Denver murder suspect says the pot made him do it


A week ago Friday, lawyers for Richard Kirk, a Denver man who is charged with the murder of his wife after eating a cannabis edible during a domestic disturbance in April 2014, changed his original plea from not guilty to not guilty by reason of insanity.

The pot made him do it. Had he not ingested a marijuana edible, he wouldn’t have murdered his wife, Kristine, who was on the phone with 911 when she was shot.

It’s a horrible story. Police reports indicate that the incident took place at home while their three sons were present. According to a police affidavit for a search warrant, Richard Kirk bought a Bubba Kush joint and a 100-milligram piece of Karma Kandy Orange Ginger taffy at a store on South Colorado Boulevard. He apparently ate some or all of the candy, came home, began arguing with his wife and acting irrationally, cutting his legs on broken glass, before unlocking the gun safe and shooting his wife in the head.

That’s pretty much been the way this story has played out in the media, with special emphasis on the marijuana consumption. The incident happened just four months after legalization, and the story went worldwide, mostly because of the phone call, in which Kristine Kirk describes drunken behavior by her husband before the shooting.

The resultant outcry, along with the death of a young man who jumped or fell to his death from a hotel window after eating an edible, is among the reasons that the state legislature is looking again at edibles rules and regulations. Final changes are due at the end of the year.

As the Kirk case winds through the court system, we keep learning more. It wasn’t the first time police had been called to the home. A police detective told investigators that the couple had been involved in domestic disputes in the weeks leading up to the shooting. There were big credit card and tax debts. THC was the only drug found in Kirk’s system, but the concentration of 2.3 nanograms per milliliter is lower than the level required for impairment in Colorado. (It’s not known when the blood was drawn, and THC levels can rise or drop dramatically after ingestion.)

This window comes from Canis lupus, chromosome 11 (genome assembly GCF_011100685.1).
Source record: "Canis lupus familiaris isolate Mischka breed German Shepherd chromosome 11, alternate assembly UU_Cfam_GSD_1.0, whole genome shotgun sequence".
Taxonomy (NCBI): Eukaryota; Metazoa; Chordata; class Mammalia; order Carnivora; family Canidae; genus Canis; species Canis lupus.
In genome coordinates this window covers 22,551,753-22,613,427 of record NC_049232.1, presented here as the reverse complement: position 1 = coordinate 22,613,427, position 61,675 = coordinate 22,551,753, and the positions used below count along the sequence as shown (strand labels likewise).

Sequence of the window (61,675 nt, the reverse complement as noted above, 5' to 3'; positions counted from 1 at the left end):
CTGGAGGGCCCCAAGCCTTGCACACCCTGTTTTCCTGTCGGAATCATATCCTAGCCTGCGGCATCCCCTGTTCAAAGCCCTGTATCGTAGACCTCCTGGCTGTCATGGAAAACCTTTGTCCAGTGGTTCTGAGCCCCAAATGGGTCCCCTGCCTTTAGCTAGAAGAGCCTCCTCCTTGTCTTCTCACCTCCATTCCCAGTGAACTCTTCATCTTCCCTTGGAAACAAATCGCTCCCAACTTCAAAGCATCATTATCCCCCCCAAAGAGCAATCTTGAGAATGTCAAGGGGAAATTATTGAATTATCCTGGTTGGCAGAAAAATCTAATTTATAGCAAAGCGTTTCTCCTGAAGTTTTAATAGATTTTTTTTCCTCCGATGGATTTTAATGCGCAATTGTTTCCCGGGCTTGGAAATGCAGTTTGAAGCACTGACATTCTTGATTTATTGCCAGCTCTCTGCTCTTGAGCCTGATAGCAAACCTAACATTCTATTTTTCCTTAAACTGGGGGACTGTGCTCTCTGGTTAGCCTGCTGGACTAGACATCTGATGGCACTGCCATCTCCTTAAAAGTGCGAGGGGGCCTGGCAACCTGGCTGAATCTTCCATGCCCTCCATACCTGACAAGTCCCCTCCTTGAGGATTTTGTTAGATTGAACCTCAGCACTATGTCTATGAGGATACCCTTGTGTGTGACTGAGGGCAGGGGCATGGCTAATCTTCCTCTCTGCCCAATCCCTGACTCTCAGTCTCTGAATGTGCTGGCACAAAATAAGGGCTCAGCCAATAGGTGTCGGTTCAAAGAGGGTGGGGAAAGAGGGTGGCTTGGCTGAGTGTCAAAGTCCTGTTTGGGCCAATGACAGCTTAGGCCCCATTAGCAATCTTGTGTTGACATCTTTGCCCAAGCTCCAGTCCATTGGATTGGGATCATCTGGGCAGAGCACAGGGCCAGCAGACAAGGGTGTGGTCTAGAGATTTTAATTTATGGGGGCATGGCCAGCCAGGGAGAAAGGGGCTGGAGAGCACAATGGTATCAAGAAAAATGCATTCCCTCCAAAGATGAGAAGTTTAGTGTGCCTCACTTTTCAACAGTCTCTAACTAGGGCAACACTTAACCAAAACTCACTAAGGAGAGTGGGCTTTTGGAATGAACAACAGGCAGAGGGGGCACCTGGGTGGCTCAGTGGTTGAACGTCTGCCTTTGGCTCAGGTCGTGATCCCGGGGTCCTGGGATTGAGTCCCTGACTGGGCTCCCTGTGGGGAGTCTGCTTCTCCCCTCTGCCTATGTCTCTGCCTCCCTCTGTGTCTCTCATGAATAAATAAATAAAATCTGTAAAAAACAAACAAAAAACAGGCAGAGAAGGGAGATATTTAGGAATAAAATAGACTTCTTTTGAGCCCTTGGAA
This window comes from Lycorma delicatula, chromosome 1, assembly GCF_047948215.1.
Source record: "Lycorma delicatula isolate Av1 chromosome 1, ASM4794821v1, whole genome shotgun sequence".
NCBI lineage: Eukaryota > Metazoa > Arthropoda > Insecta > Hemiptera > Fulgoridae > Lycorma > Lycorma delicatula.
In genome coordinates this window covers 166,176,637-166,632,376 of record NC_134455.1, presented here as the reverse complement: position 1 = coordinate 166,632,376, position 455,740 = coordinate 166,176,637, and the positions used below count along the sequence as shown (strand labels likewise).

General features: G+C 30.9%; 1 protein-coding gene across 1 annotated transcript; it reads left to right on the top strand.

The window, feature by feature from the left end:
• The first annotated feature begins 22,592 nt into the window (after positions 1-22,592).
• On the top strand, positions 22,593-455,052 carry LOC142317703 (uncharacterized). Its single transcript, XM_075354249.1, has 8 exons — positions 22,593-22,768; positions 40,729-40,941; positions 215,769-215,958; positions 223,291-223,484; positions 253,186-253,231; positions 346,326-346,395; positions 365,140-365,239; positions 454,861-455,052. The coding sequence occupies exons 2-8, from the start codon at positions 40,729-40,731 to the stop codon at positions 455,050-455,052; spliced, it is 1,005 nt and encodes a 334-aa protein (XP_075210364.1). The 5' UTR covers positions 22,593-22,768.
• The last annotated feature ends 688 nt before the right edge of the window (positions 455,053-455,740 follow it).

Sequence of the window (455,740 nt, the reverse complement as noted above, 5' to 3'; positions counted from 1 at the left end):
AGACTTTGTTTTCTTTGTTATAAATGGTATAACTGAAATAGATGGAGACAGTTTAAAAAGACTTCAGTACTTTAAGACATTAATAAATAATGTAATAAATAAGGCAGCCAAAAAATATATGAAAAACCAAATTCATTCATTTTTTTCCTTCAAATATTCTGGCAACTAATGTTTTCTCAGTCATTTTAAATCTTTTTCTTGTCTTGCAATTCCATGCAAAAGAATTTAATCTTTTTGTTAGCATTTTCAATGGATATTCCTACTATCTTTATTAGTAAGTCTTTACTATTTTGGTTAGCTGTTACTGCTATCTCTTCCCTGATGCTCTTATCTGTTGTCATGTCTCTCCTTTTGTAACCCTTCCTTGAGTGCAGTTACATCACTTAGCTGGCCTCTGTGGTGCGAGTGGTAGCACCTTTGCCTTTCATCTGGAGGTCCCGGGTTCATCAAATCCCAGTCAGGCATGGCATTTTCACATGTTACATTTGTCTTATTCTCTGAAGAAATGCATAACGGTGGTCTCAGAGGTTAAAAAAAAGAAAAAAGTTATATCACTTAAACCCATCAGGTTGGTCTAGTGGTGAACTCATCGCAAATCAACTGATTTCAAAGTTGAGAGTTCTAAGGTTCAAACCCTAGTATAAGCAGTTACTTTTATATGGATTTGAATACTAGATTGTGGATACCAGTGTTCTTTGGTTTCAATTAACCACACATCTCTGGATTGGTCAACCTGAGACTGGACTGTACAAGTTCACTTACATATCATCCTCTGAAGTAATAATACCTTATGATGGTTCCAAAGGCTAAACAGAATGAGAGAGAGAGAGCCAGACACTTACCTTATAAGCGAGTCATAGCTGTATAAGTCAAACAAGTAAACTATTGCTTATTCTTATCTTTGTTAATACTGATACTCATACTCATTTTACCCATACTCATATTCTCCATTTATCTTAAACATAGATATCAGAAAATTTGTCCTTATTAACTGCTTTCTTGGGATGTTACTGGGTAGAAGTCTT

It’s hard to say what the defense is planning. In Colorado, if you willingly use drugs or alcohol, you can’t use that as a qualification for an insanity plea. His lawyers will have to prove he has mental problems that render him incapable of decisionmaking.

Kirk will be evaluated at the Colorado Mental Health Institution and a hearing on his mental state is scheduled for Dec. 17.

In other news, a Senate Medical Affairs subcommittee in South Carolina voted to advance a bill that would legalize marijuana for certain medical conditions. The bill’s main sponsor, Sen. Thom Davis, feels that the general assembly is supportive of efforts to allow cancer, glaucoma and AIDS patients in the state to use cannabis.

According to a story in The State in Columbia, South Carolina, Law Enforcement Division head Mark Keel indicated his displeasure by testifying that allowing medical marijuana would make it easier for teens to obtain it. He also claimed, incorrectly, that in states that have legalized medical marijuana, more teens are users.

The panel was immediately onto his bullshit. One co-sponsor said the only thing currently limiting high school students from buying marijuana is their pocketbook. Another said, “Any system that we come up with is going to be abused.”

The bill passed over Keel’s objections and now goes to the full Senate Medical Affairs Committee early next year. If it passes, it heads for the full Senate and then the South Carolina House.

Finally, some really depressing news from the Uniform Crime Report prepared by the FBI and released this month. There were 700,993 arrests in 2014 for marijuana violations in the U.S. That’s 7,511 more than in 2013, and it’s the first time that the number of arrests has gone up since 2009.

More than 88 percent of those were for possession alone. Arrests for marijuana account for almost 45 percent of all drug arrests, which, incidentally, is the largest category of offenses for which people are arrested. And all this despite the fact that four states have legalized recreational use and more states are allowing medical exceptions every month. Such a waste.

You can hear Leland discuss his most recent column and Colorado cannabis issues each Thursday morning on KGNU.